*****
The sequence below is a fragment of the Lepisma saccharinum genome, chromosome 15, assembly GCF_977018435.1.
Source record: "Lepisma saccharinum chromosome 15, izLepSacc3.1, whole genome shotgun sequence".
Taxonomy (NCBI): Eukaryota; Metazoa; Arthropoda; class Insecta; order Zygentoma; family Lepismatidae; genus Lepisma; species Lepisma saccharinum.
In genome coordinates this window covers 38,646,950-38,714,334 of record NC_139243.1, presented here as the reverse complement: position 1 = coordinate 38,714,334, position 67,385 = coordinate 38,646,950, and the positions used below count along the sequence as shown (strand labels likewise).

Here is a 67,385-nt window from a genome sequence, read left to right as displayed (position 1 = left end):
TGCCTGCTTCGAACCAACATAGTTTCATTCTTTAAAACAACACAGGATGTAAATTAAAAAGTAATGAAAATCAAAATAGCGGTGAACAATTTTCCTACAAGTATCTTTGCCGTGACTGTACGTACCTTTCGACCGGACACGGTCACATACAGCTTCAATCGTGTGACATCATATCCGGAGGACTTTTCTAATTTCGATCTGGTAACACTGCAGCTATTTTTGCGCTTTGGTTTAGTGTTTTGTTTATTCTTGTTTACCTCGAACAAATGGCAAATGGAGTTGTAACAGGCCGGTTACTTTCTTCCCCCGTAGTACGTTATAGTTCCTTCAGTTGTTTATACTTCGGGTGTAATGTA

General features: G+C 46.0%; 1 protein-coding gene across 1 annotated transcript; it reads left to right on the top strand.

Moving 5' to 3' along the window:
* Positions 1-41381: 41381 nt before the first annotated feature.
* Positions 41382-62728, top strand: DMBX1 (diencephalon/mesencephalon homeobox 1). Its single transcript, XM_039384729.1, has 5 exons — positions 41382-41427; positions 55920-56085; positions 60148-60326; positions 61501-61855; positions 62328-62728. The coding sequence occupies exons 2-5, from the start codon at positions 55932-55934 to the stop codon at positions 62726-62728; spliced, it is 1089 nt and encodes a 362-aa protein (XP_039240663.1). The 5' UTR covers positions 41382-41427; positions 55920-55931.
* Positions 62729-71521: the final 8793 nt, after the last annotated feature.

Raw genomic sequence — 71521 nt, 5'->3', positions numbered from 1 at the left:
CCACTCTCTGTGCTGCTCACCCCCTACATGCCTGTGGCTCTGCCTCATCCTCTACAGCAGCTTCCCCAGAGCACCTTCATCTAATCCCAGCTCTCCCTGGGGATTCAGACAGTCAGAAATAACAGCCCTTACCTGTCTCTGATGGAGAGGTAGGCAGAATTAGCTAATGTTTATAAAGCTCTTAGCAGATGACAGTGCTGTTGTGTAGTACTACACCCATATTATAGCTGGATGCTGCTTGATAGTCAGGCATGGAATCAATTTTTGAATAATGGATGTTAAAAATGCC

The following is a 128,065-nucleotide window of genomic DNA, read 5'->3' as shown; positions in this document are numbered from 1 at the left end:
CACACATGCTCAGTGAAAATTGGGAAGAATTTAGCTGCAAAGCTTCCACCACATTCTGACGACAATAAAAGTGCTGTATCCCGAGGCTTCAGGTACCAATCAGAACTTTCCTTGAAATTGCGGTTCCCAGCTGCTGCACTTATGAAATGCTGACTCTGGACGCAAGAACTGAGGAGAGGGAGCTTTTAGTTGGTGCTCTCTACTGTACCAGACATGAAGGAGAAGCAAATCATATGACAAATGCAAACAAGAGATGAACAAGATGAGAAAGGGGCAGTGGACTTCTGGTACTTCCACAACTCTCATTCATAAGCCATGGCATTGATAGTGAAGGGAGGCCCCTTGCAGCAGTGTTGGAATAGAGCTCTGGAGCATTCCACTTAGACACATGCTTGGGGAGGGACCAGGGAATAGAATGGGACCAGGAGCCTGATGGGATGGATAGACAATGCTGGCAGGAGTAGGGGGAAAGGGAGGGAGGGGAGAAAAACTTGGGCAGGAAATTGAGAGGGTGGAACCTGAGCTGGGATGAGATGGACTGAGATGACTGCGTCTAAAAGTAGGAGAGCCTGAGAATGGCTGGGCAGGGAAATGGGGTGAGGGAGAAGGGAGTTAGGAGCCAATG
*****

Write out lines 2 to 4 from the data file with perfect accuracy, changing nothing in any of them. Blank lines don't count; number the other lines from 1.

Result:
Source record: "Lepisma saccharinum chromosome 15, izLepSacc3.1, whole genome shotgun sequence".
Taxonomy (NCBI): Eukaryota; Metazoa; Arthropoda; class Insecta; order Zygentoma; family Lepismatidae; genus Lepisma; species Lepisma saccharinum.
In genome coordinates this window covers 38,646,950-38,714,334 of record NC_139243.1, presented here as the reverse complement: position 1 = coordinate 38,714,334, position 67,385 = coordinate 38,646,950, and the positions used below count along the sequence as shown (strand labels likewise).